As ugly as it can be, the only fix that worked was a view + INSTEAD OF TRIGGER combination.
First of all we need some tables to store the cluster layout, with nodes and instances.
-- Create a couple of tables in msdb to -- describe the cluster topology USE msdb; GO CREATE TABLE sysutility_ucp_managed_cluster_nodes ( cluster_id int NOT NULL, node_name sysname NOT NULL PRIMARY KEY CLUSTERED ) GO CREATE TABLE sysutility_ucp_managed_cluster_servers ( cluster_id int NOT NULL, virtual_server_name sysname NOT NULL PRIMARY KEY CLUSTERED, instance_name sysname NULL, server_name AS virtual_server_name + ISNULL('\' + NULLIF(instance_name,'MSSQLSERVER'),'') ) GO INSERT INTO sysutility_ucp_managed_cluster_nodes (cluster_id, node_name) VALUES (1,'PHYSICAL1'), (1,'PHYSICAL2'), (2,'PHYSICAL3'), (2,'PHYSICAL4') GO INSERT INTO sysutility_ucp_managed_cluster_servers (cluster_id, virtual_server_name, instance_name) VALUES (1,'VIRTUAL1','INST01'), (1,'VIRTUAL2','INST02'), (2,'VIRTUAL3','INST03') GO GRANT SELECT ON object::sysutility_ucp_managed_cluster_nodes TO [dc_proxy]; GRANT SELECT ON object::sysutility_ucp_managed_cluster_servers TO [dc_proxy];
Then we need to update the data sources collected using the cluster node name instead of the virtual name:
USE [sysutility_mdw] GO UPDATE trg SET trg.instance_name = REPLACE(trg.instance_name COLLATE database_default, nodes.node_name + '\', srv.virtual_server_name + '\') FROM [core].[source_info_internal] AS trg INNER JOIN msdb.dbo.sysutility_ucp_managed_cluster_nodes AS nodes ON nodes.node_name = SUBSTRING(trg.instance_name, 1, LEN(nodes.node_name)) COLLATE database_default INNER JOIN msdb.dbo.sysutility_ucp_managed_cluster_servers AS srv ON nodes.cluster_id = srv.cluster_id -- Now server names should be ok SELECT * FROM sysutility_mdw.[core].[source_info_internal] GO
Now we will replace the data sources table with a view that multiplies virtual server names for each possible owner node. This is required because the collection sets keep trying to upload data using the cluster node name and they fail miserably when the data source is not found in the table (“the specified collection set is not valid in this data warehouse”)
USE [sysutility_mdw] GO -- Rename the data sources table EXEC sp_rename 'core.source_info_internal', 'source_info_internal_ms' USE [sysutility_mdw] GO SET ANSI_NULLS ON GO SET QUOTED_IDENTIFIER ON GO CREATE VIEW [core].[source_info_internal] AS SELECT sii.source_id ,sii.collection_set_uid ,instance_name = (nds.node_name + ISNULL('\' + NULLIF(srv.instance_name,'MSSQLSERVER'),'')) COLLATE Latin1_General_CI_AI ,sii.days_until_expiration ,sii.operator FROM core.source_info_internal_ms AS sii INNER JOIN msdb.dbo.sysutility_ucp_managed_cluster_servers AS srv ON sii.instance_name COLLATE database_default = srv.server_name INNER JOIN msdb.dbo.sysutility_ucp_managed_cluster_nodes AS nds ON nds.cluster_id = srv.cluster_id UNION ALL SELECT * FROM core.source_info_internal_ms GO
And now the last thing we need to create is a trigger on the view, in order to control what gets written to the original table.
With this in place, we should have only “good” server names showing up in the instance_name column.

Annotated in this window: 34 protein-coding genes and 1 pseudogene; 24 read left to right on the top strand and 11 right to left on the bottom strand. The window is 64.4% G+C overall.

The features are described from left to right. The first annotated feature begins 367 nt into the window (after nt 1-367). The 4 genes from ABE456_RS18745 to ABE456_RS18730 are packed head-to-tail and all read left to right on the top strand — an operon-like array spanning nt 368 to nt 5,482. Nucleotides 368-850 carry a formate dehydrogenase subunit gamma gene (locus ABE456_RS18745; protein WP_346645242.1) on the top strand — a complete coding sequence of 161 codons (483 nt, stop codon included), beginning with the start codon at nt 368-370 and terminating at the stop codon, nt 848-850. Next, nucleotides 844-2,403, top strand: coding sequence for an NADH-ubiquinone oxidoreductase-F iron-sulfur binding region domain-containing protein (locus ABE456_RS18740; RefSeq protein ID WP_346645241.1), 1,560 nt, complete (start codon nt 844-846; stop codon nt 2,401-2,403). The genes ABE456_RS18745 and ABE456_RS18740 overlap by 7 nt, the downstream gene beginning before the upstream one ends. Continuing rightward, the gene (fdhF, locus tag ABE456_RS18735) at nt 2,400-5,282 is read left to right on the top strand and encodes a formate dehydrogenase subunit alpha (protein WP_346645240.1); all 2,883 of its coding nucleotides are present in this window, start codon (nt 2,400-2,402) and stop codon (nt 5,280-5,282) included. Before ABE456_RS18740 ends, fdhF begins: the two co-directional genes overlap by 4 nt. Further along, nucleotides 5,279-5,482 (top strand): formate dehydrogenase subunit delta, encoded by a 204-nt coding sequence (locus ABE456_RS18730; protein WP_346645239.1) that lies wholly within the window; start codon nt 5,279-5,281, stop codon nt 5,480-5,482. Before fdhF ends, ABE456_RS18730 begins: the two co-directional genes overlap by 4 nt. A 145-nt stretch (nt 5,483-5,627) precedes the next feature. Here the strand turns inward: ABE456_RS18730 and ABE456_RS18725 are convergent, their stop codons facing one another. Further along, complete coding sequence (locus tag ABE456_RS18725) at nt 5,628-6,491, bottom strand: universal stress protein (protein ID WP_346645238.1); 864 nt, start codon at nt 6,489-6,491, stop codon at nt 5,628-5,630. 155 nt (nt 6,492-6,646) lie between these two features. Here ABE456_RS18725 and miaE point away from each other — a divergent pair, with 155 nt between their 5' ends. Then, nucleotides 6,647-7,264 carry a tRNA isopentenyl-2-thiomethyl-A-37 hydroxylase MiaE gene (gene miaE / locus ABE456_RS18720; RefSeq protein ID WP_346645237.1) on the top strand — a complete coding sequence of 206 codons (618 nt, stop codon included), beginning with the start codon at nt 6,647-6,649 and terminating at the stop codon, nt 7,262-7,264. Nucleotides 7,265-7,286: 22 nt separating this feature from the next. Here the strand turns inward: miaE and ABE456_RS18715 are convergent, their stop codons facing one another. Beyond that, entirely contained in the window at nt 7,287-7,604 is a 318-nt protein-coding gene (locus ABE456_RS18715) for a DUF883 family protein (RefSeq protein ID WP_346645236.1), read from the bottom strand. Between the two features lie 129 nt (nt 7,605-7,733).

CREATE TRIGGER [core].[TR_source_info_internal_IU] ON [core].[source_info_internal] INSTEAD OF INSERT, UPDATE, DELETE AS BEGIN SET NOCOUNT ON; -- Update rows using the source_id UPDATE trg SET days_until_expiration = i.days_until_expiration FROM core.source_info_internal_ms AS trg INNER JOIN inserted AS i ON trg.source_id = i.source_id WHERE EXISTS ( SELECT 1 FROM deleted WHERE source_id = i.source_id ) -- Turn INSERTs into UPDATEs using the -- cluster physical / virtual conversion UPDATE trg SET days_until_expiration = i.days_until_expiration FROM core.source_info_internal_ms AS trg INNER JOIN msdb.dbo.sysutility_ucp_managed_cluster_servers AS srv ON srv.server_name = trg.instance_name COLLATE database_default INNER JOIN msdb.dbo.sysutility_ucp_managed_cluster_nodes AS nodes ON nodes.cluster_id = srv.cluster_id INNER JOIN inserted AS i ON trg.collection_set_uid = i.collection_set_uid AND trg.operator = i.operator AND nodes.node_name + ISNULL('\' + NULLIF(srv.instance_name,'MSSQLSERVER'),'') = i.instance_name COLLATE database_default WHERE NOT EXISTS ( SELECT 1 FROM deleted WHERE source_id = i.source_id ) -- Handle proper INSERTs ;WITH newrows AS ( SELECT collection_set_uid, v_server.instance_name, days_until_expiration, operator FROM inserted AS i CROSS APPLY ( SELECT instance_name = COALESCE(( SELECT srv.server_name FROM msdb.dbo.sysutility_ucp_managed_cluster_servers AS srv INNER JOIN msdb.dbo.sysutility_ucp_managed_cluster_nodes AS nodes ON nodes.cluster_id = srv.cluster_id WHERE srv.server_name = i.instance_name COLLATE database_default ),( SELECT srv.server_name FROM msdb.dbo.sysutility_ucp_managed_cluster_servers AS srv INNER JOIN msdb.dbo.sysutility_ucp_managed_cluster_nodes AS nodes ON nodes.cluster_id = srv.cluster_id WHERE nodes.node_name + ISNULL('\' + NULLIF(srv.instance_name,'MSSQLSERVER'),'') = i.instance_name COLLATE database_default ), ( SELECT i.instance_name COLLATE database_default ) ) -- end coalesce ) AS v_server WHERE NOT EXISTS ( SELECT 1 FROM deleted WHERE source_id = i.source_id ) ) INSERT INTO core.source_info_internal_ms (collection_set_uid, instance_name, days_until_expiration, operator) SELECT collection_set_uid, instance_name, days_until_expiration, operator FROM newrows WHERE NOT EXISTS ( SELECT 1 FROM core.source_info_internal_ms WHERE collection_set_uid = newrows.collection_set_uid AND instance_name = newrows.instance_name AND operator = newrows.operator ) DELETE trg FROM core.source_info_internal_ms AS trg WHERE EXISTS ( SELECT 1 FROM deleted WHERE source_id = trg.source_id ) AND NOT EXISTS ( SELECT 1 FROM inserted WHERE source_id = trg.source_id ) END
Obviously I don’t have access to the source code of the Data Collector, but I suspect it uses a component which is not cluster-aware (dcexec.exe) and for some reason it ends up using the wrong IP address to communicate with the management datawarehouse. I have nothing to support my supposition: it only seems reasonable to me and it resembles something I experienced in the past with non-cluster-aware services, such as the SQL Browser.
Is this a bug? Definitely!
Should I report it on Connect? Maybe: the results with past items are so discouraging that I don’t think I’ll bother taking the time to file it. It must be said that reproducing this error is not easy: any other failover cluster instance I have laying around was not affected by this issue, so I guess it’s an edge case. Nevertheless, worth fixing.
UPDATE 15 sept 2016:
Turns out that the whole problem arises ONLY when a proxy account runs the data collection job steps. If the job steps are run impersonating the SQL Server Agent account, the error doesn’t turn up. I suggest this solution rather than the complicated view/trigger solution proposed here.